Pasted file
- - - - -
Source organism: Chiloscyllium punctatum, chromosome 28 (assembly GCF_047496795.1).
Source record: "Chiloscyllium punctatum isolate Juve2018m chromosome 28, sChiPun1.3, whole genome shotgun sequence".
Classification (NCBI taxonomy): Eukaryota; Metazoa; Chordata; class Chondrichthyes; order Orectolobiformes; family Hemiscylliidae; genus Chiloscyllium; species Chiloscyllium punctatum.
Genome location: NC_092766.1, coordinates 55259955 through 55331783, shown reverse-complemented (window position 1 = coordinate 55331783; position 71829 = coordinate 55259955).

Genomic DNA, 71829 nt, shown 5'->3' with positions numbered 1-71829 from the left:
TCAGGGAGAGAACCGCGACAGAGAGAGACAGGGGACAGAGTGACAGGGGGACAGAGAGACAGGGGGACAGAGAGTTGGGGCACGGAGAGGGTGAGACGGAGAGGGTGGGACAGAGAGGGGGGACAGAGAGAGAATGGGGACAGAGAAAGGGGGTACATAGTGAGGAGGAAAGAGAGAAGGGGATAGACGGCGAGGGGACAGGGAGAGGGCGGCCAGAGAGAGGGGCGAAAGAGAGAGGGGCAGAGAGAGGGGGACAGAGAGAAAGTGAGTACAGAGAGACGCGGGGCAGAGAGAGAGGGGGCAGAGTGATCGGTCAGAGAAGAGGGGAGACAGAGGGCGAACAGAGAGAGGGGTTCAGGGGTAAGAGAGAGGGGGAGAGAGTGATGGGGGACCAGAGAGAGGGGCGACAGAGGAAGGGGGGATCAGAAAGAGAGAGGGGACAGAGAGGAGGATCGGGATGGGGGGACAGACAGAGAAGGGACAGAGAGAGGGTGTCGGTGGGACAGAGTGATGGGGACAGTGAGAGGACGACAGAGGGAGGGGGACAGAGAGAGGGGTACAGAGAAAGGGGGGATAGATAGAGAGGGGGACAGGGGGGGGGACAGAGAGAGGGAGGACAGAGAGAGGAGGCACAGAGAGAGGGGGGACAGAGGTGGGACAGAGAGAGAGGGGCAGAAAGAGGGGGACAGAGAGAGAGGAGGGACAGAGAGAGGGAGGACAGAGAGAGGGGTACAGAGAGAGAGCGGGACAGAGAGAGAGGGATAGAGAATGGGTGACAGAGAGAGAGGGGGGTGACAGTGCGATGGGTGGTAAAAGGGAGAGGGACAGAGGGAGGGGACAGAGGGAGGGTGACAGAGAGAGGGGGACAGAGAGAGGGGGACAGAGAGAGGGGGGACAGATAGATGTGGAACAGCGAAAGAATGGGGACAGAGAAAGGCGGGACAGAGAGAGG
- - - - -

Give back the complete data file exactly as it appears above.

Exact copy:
Source organism: Chiloscyllium punctatum, chromosome 28 (assembly GCF_047496795.1).
Source record: "Chiloscyllium punctatum isolate Juve2018m chromosome 28, sChiPun1.3, whole genome shotgun sequence".
Classification (NCBI taxonomy): Eukaryota; Metazoa; Chordata; class Chondrichthyes; order Orectolobiformes; family Hemiscylliidae; genus Chiloscyllium; species Chiloscyllium punctatum.
Genome location: NC_092766.1, coordinates 55259955 through 55331783, shown reverse-complemented (window position 1 = coordinate 55331783; position 71829 = coordinate 55259955).

Genomic DNA, 71829 nt, shown 5'->3' with positions numbered 1-71829 from the left:
TCAGGGAGAGAACCGCGACAGAGAGAGACAGGGGACAGAGTGACAGGGGGACAGAGAGACAGGGGGACAGAGAGTTGGGGCACGGAGAGGGTGAGACGGAGAGGGTGGGACAGAGAGGGGGGACAGAGAGAGAATGGGGACAGAGAAAGGGGGTACATAGTGAGGAGGAAAGAGAGAAGGGGATAGACGGCGAGGGGACAGGGAGAGGGCGGCCAGAGAGAGGGGCGAAAGAGAGAGGGGCAGAGAGAGGGGGACAGAGAGAAAGTGAGTACAGAGAGACGCGGGGCAGAGAGAGAGGGGGCAGAGTGATCGGTCAGAGAAGAGGGGAGACAGAGGGCGAACAGAGAGAGGGGTTCAGGGGTAAGAGAGAGGGGGAGAGAGTGATGGGGGACCAGAGAGAGGGGCGACAGAGGAAGGGGGGATCAGAAAGAGAGAGGGGACAGAGAGGAGGATCGGGATGGGGGGACAGACAGAGAAGGGACAGAGAGAGGGTGTCGGTGGGACAGAGTGATGGGGACAGTGAGAGGACGACAGAGGGAGGGGGACAGAGAGAGGGGTACAGAGAAAGGGGGGATAGATAGAGAGGGGGACAGGGGGGGGGACAGAGAGAGGGAGGACAGAGAGAGGAGGCACAGAGAGAGGGGGGACAGAGGTGGGACAGAGAGAGAGGGGCAGAAAGAGGGGGACAGAGAGAGAGGAGGGACAGAGAGAGGGAGGACAGAGAGAGGGGTACAGAGAGAGAGCGGGACAGAGAGAGAGGGATAGAGAATGGGTGACAGAGAGAGAGGGGGGTGACAGTGCGATGGGTGGTAAAAGGGAGAGGGACAGAGGGAGGGGACAGAGGGAGGGTGACAGAGAGAGGGGGACAGAGAGAGGGGGACAGAGAGAGGGGGGACAGATAGATGTGGAACAGCGAAAGAATGGGGACAGAGAAAGGCGGGACAGAGAGAGG